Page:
Choosing a Wedding Photographer
& Not Regretting Your Choice
Choosing a wedding photographer for your big day should be high on your wedding checklist. Getting it right is important. He or she is the only hired hand who’s going to be there with you every step of the way. Having someone around that you get on with is vital. Your photographer is the one you’ll give the biggest thank-you to at the end of the day. The pictures they take will become a family heirloom for generations to come. There aren’t any second chances so make sure you’re sure about who you’re hiring. Here’s a few tips on choosing a wedding photographer and not regretting that decision.
You might have a family member or friend who’s a keen photographer. Consider this though: Uncle Bob won’t be able to deliver consistent and memorable pictures unless he’s a seasoned professional. While most professional wedding photographers wont mind at all if your friends and family take pictures, some might. Personally I don’t mind one bit as long as said enthusiasts don’t interfere with my ability to do my job by getting in the way. In short, an enthusiastic family friend doing your wedding photography isn’t a good idea in the long run. Their apparent economy of doing so is a false one which brings me to my next point.
Forget about Budget
Put the cost out of your mind! In your initial wedding photography research, settle on a style before you consider your budget. There’s no objective value on photography – your wedding pictures are worth what you’re prepared to pay for them. If you want to your pictures to look like X or Y wedding photographer’s, they’re the ones for the job. Consider this before weighing up the asking price. Your wedding photos and the emotions and memories they engender will be with you for the rest of your lives. The value of that is priceless. Thus, a photographer’s artistic style should be your primary concern, not their asking price.
If you’ve ever wondered why photography prices vary so wildly consider the following. You might think your photographer’s work is done once he leaves the venue. However, if your chosen photographer has any degree of professionalism, his job has only just begun. Thereafter begins a long process of editing thousands of frames into a manageable catalogue and retouching each and every frame by hand. This process takes days and is where the real graft is. The amount of time and effort a photographer puts into a catalogue after capture will greatly influence their asking price.
Choose your Style
There numerous types of wedding photography. These include traditional, illustrative, documentary/photojournalism and fashion. If you like informal (un-posed) pictures, then a documentary style photographer will fit the bill. Like high fashion pictures? Use a fashion photographer. If you want posed shots, use a traditional wedding photographer. Like arty pictures? You get the idea. You’ll probably still want some formal group shots and portraiture too and any photographer (documentary style or otherwise) worth their salt will cater for this. I’m a documentary style photographer and you can find out more about what that means on my web page here.
Square Peg Round Hole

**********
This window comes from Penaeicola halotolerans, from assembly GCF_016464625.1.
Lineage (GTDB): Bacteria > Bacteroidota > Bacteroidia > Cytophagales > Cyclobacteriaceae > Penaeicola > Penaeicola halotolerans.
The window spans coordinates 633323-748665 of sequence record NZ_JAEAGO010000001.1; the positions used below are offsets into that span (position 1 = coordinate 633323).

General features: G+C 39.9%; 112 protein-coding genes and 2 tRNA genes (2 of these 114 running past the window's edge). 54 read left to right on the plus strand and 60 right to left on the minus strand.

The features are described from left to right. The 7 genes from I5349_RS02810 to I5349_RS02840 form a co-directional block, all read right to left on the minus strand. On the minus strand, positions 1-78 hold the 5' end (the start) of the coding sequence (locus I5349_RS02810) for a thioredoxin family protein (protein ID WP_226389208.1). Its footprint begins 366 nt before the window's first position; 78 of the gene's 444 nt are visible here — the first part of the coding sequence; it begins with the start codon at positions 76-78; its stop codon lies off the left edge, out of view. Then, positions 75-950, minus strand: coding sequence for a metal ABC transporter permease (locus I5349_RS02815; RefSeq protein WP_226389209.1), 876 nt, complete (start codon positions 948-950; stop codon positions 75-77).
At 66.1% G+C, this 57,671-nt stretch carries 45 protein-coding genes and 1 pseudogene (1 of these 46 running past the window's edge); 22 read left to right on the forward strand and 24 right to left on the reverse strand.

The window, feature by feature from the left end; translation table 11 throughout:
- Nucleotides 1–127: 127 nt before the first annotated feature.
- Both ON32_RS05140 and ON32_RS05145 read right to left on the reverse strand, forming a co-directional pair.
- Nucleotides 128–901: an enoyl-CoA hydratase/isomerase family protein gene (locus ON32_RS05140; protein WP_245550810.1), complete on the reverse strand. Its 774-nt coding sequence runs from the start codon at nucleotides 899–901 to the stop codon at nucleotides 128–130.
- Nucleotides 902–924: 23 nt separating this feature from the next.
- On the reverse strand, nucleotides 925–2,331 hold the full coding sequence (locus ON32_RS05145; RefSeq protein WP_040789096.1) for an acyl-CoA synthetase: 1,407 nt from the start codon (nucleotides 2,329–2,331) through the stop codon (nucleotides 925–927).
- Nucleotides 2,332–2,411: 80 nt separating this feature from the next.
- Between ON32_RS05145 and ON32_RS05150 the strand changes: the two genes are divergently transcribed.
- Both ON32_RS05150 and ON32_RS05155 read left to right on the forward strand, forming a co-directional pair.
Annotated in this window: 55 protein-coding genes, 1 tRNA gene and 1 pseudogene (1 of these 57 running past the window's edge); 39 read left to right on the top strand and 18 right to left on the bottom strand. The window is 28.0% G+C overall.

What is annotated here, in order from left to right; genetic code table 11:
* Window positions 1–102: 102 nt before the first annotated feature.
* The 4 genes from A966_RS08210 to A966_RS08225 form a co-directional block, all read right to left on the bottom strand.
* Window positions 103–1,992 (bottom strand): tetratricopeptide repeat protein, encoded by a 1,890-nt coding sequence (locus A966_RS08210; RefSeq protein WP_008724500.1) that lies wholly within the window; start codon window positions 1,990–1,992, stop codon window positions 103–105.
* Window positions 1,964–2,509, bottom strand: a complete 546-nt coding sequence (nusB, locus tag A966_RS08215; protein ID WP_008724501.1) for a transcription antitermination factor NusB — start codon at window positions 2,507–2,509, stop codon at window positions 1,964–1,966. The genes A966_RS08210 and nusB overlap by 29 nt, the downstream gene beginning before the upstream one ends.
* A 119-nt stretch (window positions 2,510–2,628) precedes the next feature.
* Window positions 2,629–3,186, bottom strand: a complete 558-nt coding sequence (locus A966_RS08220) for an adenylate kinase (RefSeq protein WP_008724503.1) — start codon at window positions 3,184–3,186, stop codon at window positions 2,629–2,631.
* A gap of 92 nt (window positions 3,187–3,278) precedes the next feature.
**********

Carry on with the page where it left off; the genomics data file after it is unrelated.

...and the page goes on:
We all know the adage about trying to fit a square peg into a round hole so make sure your chosen photographer is a good fit. You shouldn’t expect a documentary style photographer to do endless posed shots or a film photographer to perform extensive edits and retouches after the fact.
Know What to Look For in a Portfolio
There are a few simple things to bare in mind when browsing portfolios and some red flags also. Interesting angles, variation of shots, clever use of light and timeless post processing are all things to look out for. On the subject of post processing, consider the following. Is a portfolio an expose on mad Photoshop skills or great photography? You can take a very average photo and jazz it up with all manor of filters and Photoshop tweakage. Just remember: You can’t polish a turd but you can spray it silver and roll it in glitter. It’ll still smell the same though.
For me, the strongest indicator of a photographers skill is a variation of shots with a consistent style and character. The number of compositional elements captured in an image also show talent – especially in documentary style photography. By ‘elements’ I mean the faces and shapes (eg objects in the background). Capturing a smiling face is one thing, framing said face, what it’s reacting to and the setting it’s happening within is quite another.
My biggest red flag when choosing a wedding photographer is portfolios entirely made up of portraiture shots. Sure, portraiture is important but that’s the easy bit in covering a wedding believe me. Sure – these kinds of images sell but they constitute a very small portion of complete wedding gallery. If portraiture is your primary concern, fine. You’ll need a photographer with a wider range of skills if you want a quality record of your day in its entirety though.
The most boring shot in the world
Another red flag is what I call ‘the most boring shot in the world.’ Images taken at standing height from 6 feet away = yawn. Someone with an iPhone could have done that. Sometimes this type of shot is the right one but if all a photographer’s images a taken this way, run away!
Missing feet are a pet hate of mine. Whole body shots should include the entire body. This is really an extension of my comment about completing shapes and shows consideration for the whole image, not just its subject. Sometimes missing limbs are unavoidable but if feet are consistently missing and there are large areas of the frame with empty space, this shows a lack of forethought in my humble opinion.